When I went into public school in 7th grade I was shocked to find that I was smart. I had always felt like the dumb kid with only my brilliant older sister to compare myself to. It is hard to gain an accurate sense of self from a mother who will in-turn parade you like a prize in public and tell you how much better you are then the public school kids, then turn around and scream “what are you stupid?” when you fail to pick up on the subtle differences between spelling “witch” and “which.” Though I struggled socially in public school (I looked and felt like an alien dropped from space with no sense of fashion, social graces, or pop culture knowledge) I did well academically in junior high and high school. My teachers praised and encouraged me and slowly I started to lose the feeling that I was living my life under a microscope where each move I made would be subject for scrutiny. I was at the top of my class and I went on to college where I also received good grades.
I feel fortunate that my state provided some level of academic oversight. Necessity of meeting requirements may have played a role in my mother’s decision to enroll me in public school once her interest waned. However, though there was at least some level of academic review to ensure my sister and I actually received an education, I was never once asked if I felt safe at home. I was never asked if lessons frequently degenerated into screaming and tears. I wasn’t asked if my sister and I were hit on a semi-daily basis. No one asked if we had a fear of government workers or if my sister and I had been instructed on what to say if a children’s services worker ever approached our door. No one asked if we’d hide when an unfamiliar car pulled up the driveway. No one asked if I was a victim of religious or emotional abuse that caused me to spend my childhood feeling like, deep down, I was a very, very, bad person who didn’t deserve good things in life.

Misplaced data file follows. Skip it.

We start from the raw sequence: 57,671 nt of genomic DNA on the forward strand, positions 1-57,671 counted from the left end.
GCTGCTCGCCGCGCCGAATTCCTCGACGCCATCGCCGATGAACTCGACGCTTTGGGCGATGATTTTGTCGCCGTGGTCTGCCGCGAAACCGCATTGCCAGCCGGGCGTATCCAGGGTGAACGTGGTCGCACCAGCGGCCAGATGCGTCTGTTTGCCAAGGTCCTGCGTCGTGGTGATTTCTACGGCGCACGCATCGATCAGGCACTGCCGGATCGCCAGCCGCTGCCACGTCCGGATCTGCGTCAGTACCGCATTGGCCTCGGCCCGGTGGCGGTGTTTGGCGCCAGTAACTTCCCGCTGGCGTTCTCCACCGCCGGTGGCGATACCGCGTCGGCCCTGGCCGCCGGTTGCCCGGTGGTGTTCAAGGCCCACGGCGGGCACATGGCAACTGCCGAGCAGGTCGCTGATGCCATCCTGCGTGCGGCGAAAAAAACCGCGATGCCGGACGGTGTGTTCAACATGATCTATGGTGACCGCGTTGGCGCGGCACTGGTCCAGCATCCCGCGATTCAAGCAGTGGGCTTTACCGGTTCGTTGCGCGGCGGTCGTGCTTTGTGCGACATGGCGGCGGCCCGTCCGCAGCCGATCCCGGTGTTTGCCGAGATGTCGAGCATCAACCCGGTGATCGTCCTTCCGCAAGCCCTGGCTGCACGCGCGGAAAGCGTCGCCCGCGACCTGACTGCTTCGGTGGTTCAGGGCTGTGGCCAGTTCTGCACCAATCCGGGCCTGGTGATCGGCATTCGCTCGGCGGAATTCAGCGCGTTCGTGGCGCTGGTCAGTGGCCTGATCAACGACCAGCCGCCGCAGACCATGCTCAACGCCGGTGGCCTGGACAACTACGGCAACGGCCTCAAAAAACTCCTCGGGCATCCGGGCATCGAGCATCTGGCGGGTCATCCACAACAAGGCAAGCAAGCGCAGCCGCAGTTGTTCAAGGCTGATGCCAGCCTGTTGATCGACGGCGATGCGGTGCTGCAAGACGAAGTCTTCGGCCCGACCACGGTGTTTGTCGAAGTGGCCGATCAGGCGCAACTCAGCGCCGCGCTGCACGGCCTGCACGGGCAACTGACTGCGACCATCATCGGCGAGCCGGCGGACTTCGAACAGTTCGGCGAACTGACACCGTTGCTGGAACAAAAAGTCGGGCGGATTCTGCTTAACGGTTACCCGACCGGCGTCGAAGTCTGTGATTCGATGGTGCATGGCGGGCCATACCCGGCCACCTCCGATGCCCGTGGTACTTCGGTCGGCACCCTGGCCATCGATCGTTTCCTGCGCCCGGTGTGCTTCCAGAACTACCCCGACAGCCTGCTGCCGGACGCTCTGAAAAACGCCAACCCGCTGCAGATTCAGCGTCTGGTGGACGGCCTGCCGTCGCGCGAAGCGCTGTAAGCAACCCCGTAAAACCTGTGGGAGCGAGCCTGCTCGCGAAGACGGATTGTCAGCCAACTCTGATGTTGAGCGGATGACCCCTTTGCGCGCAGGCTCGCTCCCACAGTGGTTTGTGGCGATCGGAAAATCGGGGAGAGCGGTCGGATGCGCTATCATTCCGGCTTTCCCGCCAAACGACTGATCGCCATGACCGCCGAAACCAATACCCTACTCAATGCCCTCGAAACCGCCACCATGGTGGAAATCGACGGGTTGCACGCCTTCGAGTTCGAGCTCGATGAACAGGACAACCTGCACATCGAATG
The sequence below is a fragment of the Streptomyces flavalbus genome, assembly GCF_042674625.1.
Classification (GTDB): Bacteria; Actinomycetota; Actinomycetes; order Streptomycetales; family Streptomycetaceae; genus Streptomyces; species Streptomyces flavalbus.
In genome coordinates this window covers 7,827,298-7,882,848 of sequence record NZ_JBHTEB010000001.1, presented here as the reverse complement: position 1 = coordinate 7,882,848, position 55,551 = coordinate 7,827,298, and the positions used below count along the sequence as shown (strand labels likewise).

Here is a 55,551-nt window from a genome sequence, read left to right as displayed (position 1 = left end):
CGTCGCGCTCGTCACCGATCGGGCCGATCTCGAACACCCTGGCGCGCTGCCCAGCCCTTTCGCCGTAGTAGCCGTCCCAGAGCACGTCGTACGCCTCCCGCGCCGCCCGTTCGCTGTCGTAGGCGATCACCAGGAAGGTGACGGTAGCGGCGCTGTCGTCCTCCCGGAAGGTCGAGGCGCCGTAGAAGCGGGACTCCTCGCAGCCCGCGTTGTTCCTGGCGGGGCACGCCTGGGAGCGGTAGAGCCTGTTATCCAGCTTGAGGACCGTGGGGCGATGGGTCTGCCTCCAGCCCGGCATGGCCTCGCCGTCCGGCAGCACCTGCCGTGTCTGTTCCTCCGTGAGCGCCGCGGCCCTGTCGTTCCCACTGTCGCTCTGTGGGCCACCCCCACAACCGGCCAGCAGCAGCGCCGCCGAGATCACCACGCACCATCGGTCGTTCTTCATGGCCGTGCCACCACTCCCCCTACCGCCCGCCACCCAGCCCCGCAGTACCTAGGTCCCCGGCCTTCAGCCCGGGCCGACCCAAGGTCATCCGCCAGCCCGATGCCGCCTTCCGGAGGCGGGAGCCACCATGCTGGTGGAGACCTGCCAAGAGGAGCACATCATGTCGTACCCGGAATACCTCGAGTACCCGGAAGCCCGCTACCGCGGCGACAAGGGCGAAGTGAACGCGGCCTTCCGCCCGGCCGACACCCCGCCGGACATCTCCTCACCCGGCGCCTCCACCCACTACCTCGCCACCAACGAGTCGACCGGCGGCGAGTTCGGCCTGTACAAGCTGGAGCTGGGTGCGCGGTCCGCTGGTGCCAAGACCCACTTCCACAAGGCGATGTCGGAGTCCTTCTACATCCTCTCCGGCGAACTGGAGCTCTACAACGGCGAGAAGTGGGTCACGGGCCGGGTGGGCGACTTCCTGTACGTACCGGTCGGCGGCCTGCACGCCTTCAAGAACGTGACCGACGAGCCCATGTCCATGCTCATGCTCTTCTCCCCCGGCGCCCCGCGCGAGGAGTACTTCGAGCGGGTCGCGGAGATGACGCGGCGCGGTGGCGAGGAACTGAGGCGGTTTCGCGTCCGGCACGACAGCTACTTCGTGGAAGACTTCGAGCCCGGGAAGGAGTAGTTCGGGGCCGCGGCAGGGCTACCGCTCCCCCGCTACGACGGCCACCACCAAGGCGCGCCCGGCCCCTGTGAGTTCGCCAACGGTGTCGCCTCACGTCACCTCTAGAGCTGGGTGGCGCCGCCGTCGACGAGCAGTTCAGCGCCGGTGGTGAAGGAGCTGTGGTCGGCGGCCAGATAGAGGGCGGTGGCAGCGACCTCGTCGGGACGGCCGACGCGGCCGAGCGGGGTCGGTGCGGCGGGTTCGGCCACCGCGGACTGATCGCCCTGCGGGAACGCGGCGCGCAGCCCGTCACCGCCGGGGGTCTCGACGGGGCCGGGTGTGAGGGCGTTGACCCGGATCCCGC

I strongly believe that there should be academic oversight and regulations regarding academic attainment of homeschooled children. Every child should have a right to a decent education and there needs to be a system for making sure those rights aren’t thwarted—even by a well intended parent. But academic regulation alone doesn’t illuminate the abuse that often goes unseen in isolated homes or communities. There are so many aspects of a child’s well being which can go neglected if a parent chooses to keep their children in isolated environments.
Ensuring the educational opportunity and safety of children in the homeschool community is not an attack on homeschooling, or on families who are providing a quality life and education for their kids, but rather an effort to ensure that all children are given their fair opportunities in life. In a community so concerned with family rights it can be shocking sometimes to take a step back and talk about parental responsibility and children’s rights. What rights does a child have? The right to an abuse-free childhood and a decent education? I would say so. And what responsibility does a parent have to ensure those rights? What responsibility does the homeschool community have to ensuring the rights of homeschooled children? If parents are violating a child’s rights, what responsibility does the broader community bear in ensuring that vulnerable children have their rights to education and a safe childhood fulfilled?
Lillie S. was homeschooled in Ohio in the 1990s and early 2000s. For additional thoughts and experiences of homeschooled parents, see our Testimonials page.